We Used to Get Grumpy Babies Drunk!

Alcohol for Babies! Is Your Baby’s Medicine Boozed Up?

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Fun Fact Friday – WEEK 161

We Used to Get Grumpy Babies Drunk!

 

This week we’re looking at booze, how it found its way into medicines for our children and why it wasn’t the ingredient that was actually doing the soothing. We also find out exactly what colic is and look at a drug they gave to children when they were scared or nervous at the doctors. A drug that is currently used in assisted suicide and to administer the death penalty!

 


 

If teething is on your radar it can be really helpful to know when each tooth is likely to erupt. That’s why we have a really easy teeth arrival chart that we made just for you. It’s free and available for download!

baby teeth arrival GIF

This is our 6th instalment of our teething series. So far we’ve found out when teeth first arrive, that we thought teething caused death and that we treated teething with opium, mercury and cocaine.

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Alcohol has been used to “quieten” fractious and teething babies for centuries. And it was freely available on UK shelves, in the form of a non-prescription baby medicine, until the mid-1990s. That same medicine was banned in the US in 1982 because it was considered a drug and unsafe.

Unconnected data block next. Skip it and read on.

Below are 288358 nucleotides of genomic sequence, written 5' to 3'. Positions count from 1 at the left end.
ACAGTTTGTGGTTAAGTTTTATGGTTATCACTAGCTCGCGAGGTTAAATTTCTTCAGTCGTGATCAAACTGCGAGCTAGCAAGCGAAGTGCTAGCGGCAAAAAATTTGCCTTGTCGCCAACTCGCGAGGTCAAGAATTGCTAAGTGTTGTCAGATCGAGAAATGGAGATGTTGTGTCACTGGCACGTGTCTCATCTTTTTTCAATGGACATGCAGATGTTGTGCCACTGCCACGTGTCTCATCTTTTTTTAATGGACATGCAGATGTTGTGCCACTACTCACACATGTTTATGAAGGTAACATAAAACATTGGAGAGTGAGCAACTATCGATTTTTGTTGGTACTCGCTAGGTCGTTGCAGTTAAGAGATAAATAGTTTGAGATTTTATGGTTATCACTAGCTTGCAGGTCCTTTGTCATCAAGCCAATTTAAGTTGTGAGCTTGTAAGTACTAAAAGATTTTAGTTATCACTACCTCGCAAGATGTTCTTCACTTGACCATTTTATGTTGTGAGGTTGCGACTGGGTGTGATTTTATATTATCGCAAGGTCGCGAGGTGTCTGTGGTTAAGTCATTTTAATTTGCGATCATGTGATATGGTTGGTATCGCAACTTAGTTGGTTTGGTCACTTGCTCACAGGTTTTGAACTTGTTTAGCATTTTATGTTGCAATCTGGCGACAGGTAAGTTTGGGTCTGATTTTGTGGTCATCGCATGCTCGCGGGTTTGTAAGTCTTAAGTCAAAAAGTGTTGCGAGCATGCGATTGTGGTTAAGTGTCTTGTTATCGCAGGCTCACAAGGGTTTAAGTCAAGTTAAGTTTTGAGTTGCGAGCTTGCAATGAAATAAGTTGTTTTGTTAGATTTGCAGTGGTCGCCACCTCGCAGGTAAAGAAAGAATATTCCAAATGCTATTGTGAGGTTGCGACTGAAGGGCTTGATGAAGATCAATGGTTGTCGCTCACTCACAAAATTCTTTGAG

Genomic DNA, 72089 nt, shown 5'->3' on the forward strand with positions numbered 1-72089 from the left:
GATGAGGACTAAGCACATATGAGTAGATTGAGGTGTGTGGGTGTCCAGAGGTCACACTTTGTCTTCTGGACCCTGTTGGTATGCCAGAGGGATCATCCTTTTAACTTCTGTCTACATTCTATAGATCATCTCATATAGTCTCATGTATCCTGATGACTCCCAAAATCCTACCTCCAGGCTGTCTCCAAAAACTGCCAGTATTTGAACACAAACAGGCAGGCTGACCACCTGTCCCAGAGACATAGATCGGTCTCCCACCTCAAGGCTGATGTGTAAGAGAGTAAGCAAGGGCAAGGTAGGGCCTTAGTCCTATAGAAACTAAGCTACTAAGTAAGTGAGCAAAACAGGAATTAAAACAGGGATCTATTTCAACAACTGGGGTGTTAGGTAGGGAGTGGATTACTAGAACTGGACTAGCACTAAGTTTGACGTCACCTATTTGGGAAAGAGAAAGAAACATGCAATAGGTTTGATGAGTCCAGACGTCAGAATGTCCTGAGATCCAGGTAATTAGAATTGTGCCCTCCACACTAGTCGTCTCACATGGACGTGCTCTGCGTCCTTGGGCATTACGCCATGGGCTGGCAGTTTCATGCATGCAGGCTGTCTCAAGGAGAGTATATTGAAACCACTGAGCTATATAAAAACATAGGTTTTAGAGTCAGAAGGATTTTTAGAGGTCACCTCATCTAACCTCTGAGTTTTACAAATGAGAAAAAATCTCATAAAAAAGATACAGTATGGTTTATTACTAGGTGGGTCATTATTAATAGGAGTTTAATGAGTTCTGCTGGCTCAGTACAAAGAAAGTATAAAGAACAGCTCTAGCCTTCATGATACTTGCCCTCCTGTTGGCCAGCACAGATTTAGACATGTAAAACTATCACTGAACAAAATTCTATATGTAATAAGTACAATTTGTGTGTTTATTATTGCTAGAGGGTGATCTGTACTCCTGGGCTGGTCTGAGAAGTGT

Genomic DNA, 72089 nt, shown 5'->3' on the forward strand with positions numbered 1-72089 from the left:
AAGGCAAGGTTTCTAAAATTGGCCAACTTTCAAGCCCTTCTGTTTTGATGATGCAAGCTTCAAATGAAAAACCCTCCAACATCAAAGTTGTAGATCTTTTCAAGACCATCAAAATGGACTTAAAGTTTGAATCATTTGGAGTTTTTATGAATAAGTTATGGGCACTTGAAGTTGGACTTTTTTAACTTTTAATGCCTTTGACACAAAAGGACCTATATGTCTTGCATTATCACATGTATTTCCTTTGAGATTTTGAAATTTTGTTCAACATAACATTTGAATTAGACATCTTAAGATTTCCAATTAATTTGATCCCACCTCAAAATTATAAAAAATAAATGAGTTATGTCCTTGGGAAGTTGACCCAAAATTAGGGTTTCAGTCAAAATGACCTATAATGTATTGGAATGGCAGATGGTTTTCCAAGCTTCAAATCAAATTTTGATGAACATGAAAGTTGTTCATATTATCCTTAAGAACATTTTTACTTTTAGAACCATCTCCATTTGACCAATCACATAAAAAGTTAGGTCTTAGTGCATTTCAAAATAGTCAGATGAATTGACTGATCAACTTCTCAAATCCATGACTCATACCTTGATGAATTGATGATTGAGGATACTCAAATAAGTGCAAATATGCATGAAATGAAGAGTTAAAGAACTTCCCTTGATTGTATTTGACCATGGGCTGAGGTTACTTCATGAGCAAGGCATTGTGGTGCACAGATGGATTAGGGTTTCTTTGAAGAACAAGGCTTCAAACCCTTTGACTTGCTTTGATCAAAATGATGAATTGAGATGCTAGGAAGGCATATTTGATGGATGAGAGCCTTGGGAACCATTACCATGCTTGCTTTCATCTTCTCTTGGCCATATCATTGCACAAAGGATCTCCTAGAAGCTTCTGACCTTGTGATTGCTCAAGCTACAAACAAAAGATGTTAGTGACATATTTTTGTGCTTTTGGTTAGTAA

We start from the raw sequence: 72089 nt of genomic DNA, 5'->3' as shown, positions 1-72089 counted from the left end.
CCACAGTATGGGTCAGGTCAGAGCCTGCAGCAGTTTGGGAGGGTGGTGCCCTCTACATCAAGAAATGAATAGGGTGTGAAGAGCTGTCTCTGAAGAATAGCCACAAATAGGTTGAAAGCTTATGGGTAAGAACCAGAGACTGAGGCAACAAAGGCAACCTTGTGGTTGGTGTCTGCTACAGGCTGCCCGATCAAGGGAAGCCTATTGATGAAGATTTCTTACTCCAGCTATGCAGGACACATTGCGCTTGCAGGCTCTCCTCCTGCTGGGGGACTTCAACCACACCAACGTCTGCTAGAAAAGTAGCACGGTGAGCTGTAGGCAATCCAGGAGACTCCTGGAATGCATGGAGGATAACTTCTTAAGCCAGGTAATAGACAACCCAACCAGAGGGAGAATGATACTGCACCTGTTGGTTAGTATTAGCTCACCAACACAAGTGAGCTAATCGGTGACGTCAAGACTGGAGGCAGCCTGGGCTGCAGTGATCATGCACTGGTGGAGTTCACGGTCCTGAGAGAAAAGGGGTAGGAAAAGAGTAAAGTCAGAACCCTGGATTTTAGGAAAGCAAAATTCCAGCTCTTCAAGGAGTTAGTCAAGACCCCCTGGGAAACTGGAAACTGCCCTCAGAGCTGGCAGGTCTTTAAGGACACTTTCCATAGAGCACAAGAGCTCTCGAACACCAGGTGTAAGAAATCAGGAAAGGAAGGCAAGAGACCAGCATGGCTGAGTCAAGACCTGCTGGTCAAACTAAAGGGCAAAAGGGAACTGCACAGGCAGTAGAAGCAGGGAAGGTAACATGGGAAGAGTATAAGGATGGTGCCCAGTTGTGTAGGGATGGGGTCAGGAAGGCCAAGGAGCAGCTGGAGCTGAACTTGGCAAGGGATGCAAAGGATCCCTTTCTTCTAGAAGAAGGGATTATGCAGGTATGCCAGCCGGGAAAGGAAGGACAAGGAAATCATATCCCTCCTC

It was reported that in some parts of Britain, circa 1990, that over 60% of babies were given this medicine before they reached a month old. Sounds similar to the epidemic of opium use in babies that we covered a couple of weeks ago.

First formulated in 1851, this alcoholic medicine came at a similar time to many other drugs designed to soothe babies. But, unlike opium that fell out of favour by the 1920s, and mercury in the mid-1950s, alcohol in baby medicine stuck with us until the 1990s.

 


BONUS FACT #1
Pentobarbital is a drug that is used to help in assisted suicide and to administer the death penalty. It was also available in the 1930s as a suppository for anxious children under the name Nembutal. Nembutal was marketed as an excellent drug to use “when little patients balk at scary, disquieting examinations” and “when they’re frightened and tense.”


 

This alcoholic “baby quietener” was called gripe water. Gripe water was first formulated by William Woodward and contained dill oil, sodium bicarbonate, sugar, water and 3.6% alcohol. Whilst this was the first version of gripe water, it wasn’t an original formula. The formula was borrowed from physicians of the time who were using the solution to combat malaria.

Woodward’s Gripe Water increasingly became the bottle of choice for mothers. Over the ensuing decades, the competition gradually fell away. Their reliance on illicit ingredients enabled gripe water to steadily take hold. It became the last of the Victorian remedies left standing – the cure-all for irritable babies, including those who were teething.

Other gripe waters jumped on the bandwagon. Their formulas varied, in ingredients and alcohol content, with some of them containing over 9% alcohol. There were even reports of adults becoming addicted to gripe water.